Intrastate secession is the true secession fever: not the perennial postelection calls of losing parties to secede from a nation controlled by the opposition, but a growing movement for secession from states, with the rural parts of states (sometimes geographically very large parts of states) wanting to separate from the population-dense urban areas that essentially control state decisionmaking. Feeling ignored, put-upon, and mistreated, secessionists want to take their fate into their own hands. These movements are common, but not likely to succeed on their own, as intrastate secession is, though not entirely unknown (see, e.g., West Virginia), very difficult to achieve.
But these movements do indicate a widespread sense of dissatisfaction among (mostly rural) populations who feel that they are governed by people in distant urban centers who know little, and care less, about their way of life. Such sentiments, which in a way resemble those regarding Britain in the lead-up to the American Revolution, have probably worsened since the Supreme Court’s line of cases beginning with Baker v. Carr weakened rural areas’ political position in favor of urban areas. This problem was, to a degree, foreseen by contemporary critics of those decisions.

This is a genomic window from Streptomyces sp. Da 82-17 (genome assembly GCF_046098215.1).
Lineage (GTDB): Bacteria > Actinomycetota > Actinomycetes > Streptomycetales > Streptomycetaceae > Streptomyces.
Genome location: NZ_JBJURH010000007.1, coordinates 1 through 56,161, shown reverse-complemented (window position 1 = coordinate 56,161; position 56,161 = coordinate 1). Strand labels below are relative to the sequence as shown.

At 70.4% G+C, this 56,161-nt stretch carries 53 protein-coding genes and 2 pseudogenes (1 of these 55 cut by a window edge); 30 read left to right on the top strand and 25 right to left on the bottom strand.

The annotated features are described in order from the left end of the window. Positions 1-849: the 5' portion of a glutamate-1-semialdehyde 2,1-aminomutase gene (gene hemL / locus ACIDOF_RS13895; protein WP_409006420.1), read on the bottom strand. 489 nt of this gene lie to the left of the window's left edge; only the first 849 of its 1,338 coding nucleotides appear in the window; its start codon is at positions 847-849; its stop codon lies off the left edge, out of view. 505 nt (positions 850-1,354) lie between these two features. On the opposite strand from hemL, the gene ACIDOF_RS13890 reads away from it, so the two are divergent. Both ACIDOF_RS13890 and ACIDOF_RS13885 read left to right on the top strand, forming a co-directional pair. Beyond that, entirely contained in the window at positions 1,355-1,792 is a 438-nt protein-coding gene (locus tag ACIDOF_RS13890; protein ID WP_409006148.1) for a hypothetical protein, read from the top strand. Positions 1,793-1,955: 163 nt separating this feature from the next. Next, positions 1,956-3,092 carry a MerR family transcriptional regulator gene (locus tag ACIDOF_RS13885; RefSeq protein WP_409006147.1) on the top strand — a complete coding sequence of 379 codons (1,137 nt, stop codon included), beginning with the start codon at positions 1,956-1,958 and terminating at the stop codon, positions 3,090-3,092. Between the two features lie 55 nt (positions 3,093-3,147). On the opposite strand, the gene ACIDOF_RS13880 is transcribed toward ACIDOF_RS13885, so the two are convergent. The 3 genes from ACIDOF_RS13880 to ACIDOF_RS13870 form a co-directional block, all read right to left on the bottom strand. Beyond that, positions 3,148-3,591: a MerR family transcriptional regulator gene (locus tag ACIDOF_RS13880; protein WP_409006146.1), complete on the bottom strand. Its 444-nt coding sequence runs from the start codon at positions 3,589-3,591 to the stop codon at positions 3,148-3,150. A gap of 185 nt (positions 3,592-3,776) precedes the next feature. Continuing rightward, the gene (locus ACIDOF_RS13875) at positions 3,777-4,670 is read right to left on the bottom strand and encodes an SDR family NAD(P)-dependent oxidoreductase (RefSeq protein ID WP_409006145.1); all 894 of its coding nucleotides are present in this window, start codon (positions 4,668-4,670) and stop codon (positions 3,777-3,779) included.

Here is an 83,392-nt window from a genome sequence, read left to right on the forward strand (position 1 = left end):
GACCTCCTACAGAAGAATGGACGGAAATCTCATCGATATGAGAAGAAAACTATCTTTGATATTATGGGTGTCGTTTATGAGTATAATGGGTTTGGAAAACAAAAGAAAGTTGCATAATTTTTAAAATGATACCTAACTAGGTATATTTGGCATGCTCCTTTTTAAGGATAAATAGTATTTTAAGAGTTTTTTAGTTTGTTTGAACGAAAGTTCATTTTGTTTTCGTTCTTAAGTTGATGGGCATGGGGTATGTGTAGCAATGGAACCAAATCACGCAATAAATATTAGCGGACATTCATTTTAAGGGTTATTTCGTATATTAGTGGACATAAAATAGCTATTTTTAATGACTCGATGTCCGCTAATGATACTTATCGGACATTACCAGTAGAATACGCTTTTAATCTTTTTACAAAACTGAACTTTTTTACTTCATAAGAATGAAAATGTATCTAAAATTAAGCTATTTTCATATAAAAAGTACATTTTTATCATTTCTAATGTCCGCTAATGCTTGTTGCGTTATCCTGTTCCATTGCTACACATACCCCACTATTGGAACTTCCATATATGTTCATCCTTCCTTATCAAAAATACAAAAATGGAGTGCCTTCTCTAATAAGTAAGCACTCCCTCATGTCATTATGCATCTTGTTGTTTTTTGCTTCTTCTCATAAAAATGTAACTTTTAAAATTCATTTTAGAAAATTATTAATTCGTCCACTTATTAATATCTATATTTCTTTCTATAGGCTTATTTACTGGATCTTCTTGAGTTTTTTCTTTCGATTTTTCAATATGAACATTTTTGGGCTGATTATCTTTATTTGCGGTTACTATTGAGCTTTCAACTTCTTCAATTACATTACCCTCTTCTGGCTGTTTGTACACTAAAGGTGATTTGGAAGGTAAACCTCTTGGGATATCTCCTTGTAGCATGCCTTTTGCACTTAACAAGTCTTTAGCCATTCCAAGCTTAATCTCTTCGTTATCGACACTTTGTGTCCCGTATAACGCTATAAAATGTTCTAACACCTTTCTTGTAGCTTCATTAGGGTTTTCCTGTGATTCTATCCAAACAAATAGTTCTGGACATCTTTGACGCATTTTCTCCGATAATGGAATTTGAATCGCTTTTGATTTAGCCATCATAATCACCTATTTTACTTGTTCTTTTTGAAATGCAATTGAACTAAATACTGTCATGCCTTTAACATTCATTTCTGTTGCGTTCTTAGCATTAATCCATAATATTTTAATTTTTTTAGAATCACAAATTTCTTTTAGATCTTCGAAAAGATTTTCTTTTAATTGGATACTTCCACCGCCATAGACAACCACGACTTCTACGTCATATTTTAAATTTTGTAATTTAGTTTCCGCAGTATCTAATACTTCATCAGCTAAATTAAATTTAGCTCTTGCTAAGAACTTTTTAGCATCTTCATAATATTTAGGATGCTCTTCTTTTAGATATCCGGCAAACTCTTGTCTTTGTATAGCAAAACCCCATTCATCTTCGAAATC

In this short Essay, I will describe the problem, and suggest some ways in which—without overturning existing Supreme Court precedent or engaging in the sort of constitutional brinksmanship described above—Congress might remedy this dissatisfaction. Though there is no particular reason why the number of states in the United States should remain fixed at fifty, I will suggest that there are, in fact, remedies short of secession. The result of addressing these concerns, I hope, will be a less-polarized and angry national politics, and perhaps a smaller chance of serious turmoil.
Glenn Harlan Reynolds,
Splitsylvania: State Secession and What to Do About It,
Notre Dame L. Rev. Online
Available at: https://scholarship.law.nd.edu/ndlr_online/vol94/iss2/4